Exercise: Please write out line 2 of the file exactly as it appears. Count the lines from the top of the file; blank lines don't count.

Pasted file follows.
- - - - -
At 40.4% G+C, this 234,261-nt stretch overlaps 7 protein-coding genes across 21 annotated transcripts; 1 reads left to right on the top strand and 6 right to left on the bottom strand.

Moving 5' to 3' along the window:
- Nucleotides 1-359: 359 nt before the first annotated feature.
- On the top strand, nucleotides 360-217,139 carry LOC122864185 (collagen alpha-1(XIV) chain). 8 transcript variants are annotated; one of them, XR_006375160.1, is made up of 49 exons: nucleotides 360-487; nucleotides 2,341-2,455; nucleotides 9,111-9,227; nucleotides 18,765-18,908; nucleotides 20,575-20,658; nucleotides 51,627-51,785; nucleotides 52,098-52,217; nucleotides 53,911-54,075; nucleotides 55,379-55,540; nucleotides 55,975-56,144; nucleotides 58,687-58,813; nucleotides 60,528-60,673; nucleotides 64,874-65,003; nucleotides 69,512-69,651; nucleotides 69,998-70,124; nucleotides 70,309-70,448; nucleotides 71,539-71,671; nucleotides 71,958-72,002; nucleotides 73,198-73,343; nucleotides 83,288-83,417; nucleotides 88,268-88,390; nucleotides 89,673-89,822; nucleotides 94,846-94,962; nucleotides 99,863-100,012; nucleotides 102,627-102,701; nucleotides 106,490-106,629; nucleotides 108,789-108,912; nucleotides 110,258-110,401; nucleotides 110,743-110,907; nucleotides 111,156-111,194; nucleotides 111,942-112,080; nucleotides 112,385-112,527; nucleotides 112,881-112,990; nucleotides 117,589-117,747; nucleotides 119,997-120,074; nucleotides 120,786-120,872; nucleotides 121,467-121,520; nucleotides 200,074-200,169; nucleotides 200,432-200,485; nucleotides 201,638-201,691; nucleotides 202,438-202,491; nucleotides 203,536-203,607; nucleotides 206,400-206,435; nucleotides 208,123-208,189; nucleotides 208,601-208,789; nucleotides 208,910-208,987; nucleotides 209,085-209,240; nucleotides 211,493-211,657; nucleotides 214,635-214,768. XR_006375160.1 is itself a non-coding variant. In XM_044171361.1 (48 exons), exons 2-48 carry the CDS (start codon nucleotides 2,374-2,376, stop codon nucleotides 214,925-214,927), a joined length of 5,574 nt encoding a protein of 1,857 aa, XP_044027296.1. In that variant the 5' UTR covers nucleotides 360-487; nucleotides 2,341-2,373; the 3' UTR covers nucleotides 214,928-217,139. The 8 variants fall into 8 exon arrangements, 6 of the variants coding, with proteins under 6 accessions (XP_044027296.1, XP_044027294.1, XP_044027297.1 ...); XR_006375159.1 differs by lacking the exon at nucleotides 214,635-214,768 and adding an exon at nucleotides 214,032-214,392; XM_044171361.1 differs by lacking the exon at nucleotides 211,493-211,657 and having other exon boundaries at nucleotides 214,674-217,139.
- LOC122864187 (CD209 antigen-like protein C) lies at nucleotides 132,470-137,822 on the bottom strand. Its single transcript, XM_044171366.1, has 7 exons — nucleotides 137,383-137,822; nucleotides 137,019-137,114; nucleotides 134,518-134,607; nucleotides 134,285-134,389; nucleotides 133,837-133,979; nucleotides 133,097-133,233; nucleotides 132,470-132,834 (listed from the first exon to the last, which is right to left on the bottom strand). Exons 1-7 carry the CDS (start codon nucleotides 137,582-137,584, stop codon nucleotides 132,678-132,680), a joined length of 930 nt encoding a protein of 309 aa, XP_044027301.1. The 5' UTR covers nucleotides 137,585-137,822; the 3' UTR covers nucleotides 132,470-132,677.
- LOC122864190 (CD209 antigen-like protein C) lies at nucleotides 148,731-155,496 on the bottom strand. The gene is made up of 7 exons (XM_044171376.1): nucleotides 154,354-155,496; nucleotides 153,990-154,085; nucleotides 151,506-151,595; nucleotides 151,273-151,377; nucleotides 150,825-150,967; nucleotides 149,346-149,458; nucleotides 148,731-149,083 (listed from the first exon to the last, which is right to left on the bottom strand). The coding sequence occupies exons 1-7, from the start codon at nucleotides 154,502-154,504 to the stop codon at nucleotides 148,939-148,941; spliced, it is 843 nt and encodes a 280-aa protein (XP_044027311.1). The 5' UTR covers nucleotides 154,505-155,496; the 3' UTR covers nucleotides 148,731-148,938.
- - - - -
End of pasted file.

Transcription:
Moving 5' to 3' along the window: